Objective: The aim of this study was to investigate the effect of individually tailored intelligent physical exercise training (IPET) on presenteeism and absenteeism among office workers.
Methods: In a 1-year randomized controlled trial (RCT), employees were allocated to a training group TG (N = 193) or control group CG (N = 194). TG received 1-hour high-intensity IPET once a week within working hours, and was recommended to perform 30 minutes of moderate-intensity physical activity (PA) 6 days a week during leisure-time.
Results: An intention-to-treat analysis showed no effect on absenteeism, but a significant 4% increase in workability and 9% increase in general health in TG compared with CG. A per-protocol analysis [adherence of ≥70% (N = 89)] in addition showed a significant 6% increase in productivity and a 29% reduction in absenteeism compared with CG.
Conclusion: IPET combined with recommendations of leisure-time PA significantly improved presenteeism and decreased absenteeism if following the protocol.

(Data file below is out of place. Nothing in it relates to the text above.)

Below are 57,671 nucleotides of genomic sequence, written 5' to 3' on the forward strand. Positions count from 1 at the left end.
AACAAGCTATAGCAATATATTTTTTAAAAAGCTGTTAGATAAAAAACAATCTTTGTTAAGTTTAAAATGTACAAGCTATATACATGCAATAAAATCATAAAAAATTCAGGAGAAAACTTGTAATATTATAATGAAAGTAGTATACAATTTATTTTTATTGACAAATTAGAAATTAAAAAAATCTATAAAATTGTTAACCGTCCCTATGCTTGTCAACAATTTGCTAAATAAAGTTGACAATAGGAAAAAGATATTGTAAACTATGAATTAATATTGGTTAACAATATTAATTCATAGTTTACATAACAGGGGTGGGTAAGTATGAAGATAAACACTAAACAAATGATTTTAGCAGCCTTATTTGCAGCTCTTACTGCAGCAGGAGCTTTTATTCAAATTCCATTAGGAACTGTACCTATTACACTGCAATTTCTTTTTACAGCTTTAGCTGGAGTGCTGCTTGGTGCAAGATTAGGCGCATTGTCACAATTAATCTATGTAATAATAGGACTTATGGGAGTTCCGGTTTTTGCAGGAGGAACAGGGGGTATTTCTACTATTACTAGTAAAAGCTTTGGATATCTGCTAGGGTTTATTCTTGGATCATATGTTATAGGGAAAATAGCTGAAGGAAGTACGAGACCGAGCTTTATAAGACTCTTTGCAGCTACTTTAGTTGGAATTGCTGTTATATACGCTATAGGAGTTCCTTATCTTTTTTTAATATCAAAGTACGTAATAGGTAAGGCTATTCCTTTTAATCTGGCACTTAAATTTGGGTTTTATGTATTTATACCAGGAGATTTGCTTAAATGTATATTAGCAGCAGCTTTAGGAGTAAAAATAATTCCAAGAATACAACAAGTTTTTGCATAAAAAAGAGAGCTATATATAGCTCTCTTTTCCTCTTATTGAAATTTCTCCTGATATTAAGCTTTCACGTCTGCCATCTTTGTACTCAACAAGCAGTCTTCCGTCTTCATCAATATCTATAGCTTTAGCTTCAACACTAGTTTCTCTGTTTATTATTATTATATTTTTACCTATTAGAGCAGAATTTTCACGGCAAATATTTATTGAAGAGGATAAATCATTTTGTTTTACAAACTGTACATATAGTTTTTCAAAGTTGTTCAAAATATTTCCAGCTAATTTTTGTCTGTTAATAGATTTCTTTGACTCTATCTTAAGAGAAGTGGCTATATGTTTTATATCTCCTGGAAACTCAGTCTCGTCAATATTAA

Department of Sports Science and Clinical Biomechanics, University of Southern Denmark, Odense, Denmark (Dr Justesen, Dr Søgaard, Dalager, Dr Christensen, Dr Sjøgaard); Denmark Occupational and Environmental Medicine, University Hospital, Odense, Denmark (Dr Søgaard); and Department of Public Health, University of Southern Denmark, Odense, Denmark (Dr Christensen).
Address correspondence to: Just Bendix Justesen, PhD, Department of Sports Science and Clinical Biomechanics, University of Southern Denmark, 5230 Odense, Denmark (email@example.com).
Financial support was received from the companies: Implement Consulting Group, and the Simon Fougner Hartmanns Family-foundation, Denmark.
Authors Justesen, Søgaard, Dalager, Christensen, and Sjøgaard have no relationships/conditions/circumstances that present potential conflict of interest.
The JOEM editorial board and planners have no financial interest related to this research.
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